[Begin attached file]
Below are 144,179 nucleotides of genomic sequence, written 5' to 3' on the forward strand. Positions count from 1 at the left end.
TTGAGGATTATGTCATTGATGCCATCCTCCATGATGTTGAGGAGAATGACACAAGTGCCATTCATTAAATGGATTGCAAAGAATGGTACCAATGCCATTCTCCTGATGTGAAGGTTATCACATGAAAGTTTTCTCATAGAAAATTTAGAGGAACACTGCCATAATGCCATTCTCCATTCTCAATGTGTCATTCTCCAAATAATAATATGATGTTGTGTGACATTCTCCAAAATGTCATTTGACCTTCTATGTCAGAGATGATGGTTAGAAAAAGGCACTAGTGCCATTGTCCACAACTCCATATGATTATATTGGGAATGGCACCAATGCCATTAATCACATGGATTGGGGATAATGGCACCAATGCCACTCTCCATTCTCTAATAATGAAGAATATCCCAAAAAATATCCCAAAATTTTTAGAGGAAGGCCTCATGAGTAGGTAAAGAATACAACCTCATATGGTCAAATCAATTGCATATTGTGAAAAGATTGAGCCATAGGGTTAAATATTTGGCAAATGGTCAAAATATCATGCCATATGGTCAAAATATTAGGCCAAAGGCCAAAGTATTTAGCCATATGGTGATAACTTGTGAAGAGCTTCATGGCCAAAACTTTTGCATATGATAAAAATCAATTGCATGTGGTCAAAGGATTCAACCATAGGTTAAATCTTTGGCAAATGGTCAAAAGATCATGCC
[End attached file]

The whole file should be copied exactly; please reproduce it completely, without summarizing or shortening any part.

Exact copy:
Below are 144,179 nucleotides of genomic sequence, written 5' to 3' on the forward strand. Positions count from 1 at the left end.
TTGAGGATTATGTCATTGATGCCATCCTCCATGATGTTGAGGAGAATGACACAAGTGCCATTCATTAAATGGATTGCAAAGAATGGTACCAATGCCATTCTCCTGATGTGAAGGTTATCACATGAAAGTTTTCTCATAGAAAATTTAGAGGAACACTGCCATAATGCCATTCTCCATTCTCAATGTGTCATTCTCCAAATAATAATATGATGTTGTGTGACATTCTCCAAAATGTCATTTGACCTTCTATGTCAGAGATGATGGTTAGAAAAAGGCACTAGTGCCATTGTCCACAACTCCATATGATTATATTGGGAATGGCACCAATGCCATTAATCACATGGATTGGGGATAATGGCACCAATGCCACTCTCCATTCTCTAATAATGAAGAATATCCCAAAAAATATCCCAAAATTTTTAGAGGAAGGCCTCATGAGTAGGTAAAGAATACAACCTCATATGGTCAAATCAATTGCATATTGTGAAAAGATTGAGCCATAGGGTTAAATATTTGGCAAATGGTCAAAATATCATGCCATATGGTCAAAATATTAGGCCAAAGGCCAAAGTATTTAGCCATATGGTGATAACTTGTGAAGAGCTTCATGGCCAAAACTTTTGCATATGATAAAAATCAATTGCATGTGGTCAAAGGATTCAACCATAGGTTAAATCTTTGGCAAATGGTCAAAAGATCATGCC